25                        I would conclude that the invention I perceive in the Summers and Burns decisions compels their rejection under our state constitution’s protection.  I therefore respectfully dissent.




[1]  Miranda v. Arizona, 384 U.S. 436 (1966).

[2]  The circuit court’s findings of facts are minimal.  However, the court’s findings may be implicit in its decision.  Schneller v. St. Mary's Hosp. Med. Ctr., 162 Wis. 2d 296, 311, 470 N.W.2d 873 (1991).  The court found that a custodial situation existed because Goetz was placed in handcuffs.  However, absent the handcuffs, the court indicated that Goetz was not in custody for Miranda purposes.

[3]  Because it is unnecessary for our opinion, we do not address whether Goetz was in custody after she was handcuffed.  See Gross v. Hoffman, 227 Wis. 296, 300, 277 N.W. 663 (1938).

[4] The State throws this evidence into the irrelevancy bin evidently because in its view this incident could not possibly inform on how a reasonable person would view his or her situation based upon the circumstances as a whole.

[5]  Terry v. Ohio, 392 U.S. 1 (1968).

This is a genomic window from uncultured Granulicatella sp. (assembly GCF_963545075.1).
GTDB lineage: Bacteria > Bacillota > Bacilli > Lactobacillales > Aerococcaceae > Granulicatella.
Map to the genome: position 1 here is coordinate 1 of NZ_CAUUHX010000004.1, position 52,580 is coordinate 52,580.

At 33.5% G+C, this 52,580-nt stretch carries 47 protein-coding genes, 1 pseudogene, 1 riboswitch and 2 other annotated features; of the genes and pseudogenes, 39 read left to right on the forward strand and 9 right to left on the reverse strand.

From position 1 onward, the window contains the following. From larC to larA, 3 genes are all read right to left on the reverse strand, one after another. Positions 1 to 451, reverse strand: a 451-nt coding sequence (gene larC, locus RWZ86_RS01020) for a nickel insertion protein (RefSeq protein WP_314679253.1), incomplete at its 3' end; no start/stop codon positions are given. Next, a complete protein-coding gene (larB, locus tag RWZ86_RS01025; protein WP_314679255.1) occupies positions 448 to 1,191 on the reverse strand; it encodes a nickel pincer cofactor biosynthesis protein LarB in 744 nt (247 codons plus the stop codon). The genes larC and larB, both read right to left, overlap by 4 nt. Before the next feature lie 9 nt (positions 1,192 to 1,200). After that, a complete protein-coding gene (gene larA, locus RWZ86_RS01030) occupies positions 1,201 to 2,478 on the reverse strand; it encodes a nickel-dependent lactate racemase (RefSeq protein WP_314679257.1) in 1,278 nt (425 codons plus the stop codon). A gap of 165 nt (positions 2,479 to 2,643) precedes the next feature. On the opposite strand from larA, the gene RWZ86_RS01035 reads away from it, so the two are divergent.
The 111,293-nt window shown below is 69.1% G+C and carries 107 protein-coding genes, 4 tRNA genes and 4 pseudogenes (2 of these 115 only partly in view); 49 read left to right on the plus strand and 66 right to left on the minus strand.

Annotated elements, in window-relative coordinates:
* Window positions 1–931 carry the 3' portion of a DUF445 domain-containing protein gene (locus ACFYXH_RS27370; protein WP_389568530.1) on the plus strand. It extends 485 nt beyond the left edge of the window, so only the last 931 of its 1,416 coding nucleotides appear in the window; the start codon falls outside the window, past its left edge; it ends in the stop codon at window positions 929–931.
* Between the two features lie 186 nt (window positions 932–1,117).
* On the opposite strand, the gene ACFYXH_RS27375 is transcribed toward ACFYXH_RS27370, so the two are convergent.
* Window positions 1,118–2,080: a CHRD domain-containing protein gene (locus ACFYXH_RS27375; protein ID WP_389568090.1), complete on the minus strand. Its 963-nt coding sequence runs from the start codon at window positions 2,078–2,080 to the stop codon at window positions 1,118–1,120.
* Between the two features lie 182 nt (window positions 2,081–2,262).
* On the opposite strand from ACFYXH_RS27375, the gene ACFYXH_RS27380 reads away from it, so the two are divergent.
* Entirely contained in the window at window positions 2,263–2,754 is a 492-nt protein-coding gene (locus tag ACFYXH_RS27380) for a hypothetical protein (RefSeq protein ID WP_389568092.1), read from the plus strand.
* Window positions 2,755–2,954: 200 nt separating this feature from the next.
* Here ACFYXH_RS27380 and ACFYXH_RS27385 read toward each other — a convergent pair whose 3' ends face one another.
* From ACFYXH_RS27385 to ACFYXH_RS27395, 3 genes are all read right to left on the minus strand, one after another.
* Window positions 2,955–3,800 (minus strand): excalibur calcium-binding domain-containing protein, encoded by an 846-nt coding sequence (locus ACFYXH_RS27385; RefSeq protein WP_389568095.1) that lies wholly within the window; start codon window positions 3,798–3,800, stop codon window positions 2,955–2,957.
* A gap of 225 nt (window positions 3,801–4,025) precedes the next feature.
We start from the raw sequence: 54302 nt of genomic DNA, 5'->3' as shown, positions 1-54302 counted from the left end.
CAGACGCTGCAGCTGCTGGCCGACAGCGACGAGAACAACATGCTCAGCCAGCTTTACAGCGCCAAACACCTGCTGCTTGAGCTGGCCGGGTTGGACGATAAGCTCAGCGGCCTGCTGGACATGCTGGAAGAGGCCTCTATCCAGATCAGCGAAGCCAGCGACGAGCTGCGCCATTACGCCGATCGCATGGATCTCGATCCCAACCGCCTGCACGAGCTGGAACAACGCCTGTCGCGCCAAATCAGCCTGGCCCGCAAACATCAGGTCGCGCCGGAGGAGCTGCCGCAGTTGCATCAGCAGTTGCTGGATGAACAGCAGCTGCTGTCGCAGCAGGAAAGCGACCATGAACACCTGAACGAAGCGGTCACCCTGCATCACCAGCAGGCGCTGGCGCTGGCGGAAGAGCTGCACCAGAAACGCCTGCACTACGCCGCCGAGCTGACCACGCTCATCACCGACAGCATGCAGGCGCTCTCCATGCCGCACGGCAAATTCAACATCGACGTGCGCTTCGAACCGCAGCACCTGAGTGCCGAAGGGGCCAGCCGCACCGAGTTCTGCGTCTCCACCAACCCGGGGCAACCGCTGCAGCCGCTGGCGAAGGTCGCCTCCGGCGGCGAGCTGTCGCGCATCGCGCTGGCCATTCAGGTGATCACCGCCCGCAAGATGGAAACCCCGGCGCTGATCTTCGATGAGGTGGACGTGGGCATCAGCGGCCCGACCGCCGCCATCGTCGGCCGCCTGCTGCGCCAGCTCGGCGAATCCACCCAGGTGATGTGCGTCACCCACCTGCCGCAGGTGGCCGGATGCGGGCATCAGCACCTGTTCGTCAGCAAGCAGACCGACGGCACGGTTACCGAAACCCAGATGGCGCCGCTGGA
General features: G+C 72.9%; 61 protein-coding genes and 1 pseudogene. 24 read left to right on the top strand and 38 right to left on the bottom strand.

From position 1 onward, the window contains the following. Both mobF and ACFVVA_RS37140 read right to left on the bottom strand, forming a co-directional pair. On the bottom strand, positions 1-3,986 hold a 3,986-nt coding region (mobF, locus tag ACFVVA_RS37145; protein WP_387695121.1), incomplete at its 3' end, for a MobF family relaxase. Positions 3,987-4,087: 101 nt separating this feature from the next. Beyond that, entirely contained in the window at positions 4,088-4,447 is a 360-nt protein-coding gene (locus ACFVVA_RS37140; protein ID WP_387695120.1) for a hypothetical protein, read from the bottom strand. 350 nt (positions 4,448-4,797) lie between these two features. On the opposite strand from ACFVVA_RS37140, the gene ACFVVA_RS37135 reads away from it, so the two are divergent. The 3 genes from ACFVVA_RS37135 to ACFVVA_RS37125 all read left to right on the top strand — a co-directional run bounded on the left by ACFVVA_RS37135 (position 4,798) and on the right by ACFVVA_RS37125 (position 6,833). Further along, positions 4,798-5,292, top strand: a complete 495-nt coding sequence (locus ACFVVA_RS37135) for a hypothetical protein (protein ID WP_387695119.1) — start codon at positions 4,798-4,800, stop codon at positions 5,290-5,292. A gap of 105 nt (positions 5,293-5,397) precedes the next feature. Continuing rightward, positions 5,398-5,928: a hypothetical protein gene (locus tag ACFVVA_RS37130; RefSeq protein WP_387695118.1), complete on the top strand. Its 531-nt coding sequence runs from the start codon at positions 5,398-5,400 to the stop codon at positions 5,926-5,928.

[6] See also, e.g., State v. Miller, 202 Wis. 2d 56, 65-66, 549 N.W.2d 235 (1996) (although First Amendment and art. I, § 18, serve same underlying purposes and are based on same precepts, Wisconsin’s analysis of freedom of conscience as guaranteed by Wisconsin Constitution not constrained by boundaries of protection United States Supreme Court set for federal provision); State v. Mechtel, 176 Wis. 2d 87, 94, 499 N.W.2d 662 (1993) (Wisconsin courts bound only by United States Supreme Court on questions of federal law.); State v. Eason, 2001 WI 98 ¶22, 245 Wis. 2d 206, 629 N.W.2d 625 (United States v. Leon, 468 U.S. 897 (1984), good faith exception recognized in Wisconsin, but only if State also demonstrates process used in obtaining search warrant included significant investigation and review by either police officer trained and knowledgeable in probable cause requirements or knowledgeable government attorney.  This process, additional to that in Leon, required by art. I, § 11, of the Wisconsin Constitution.).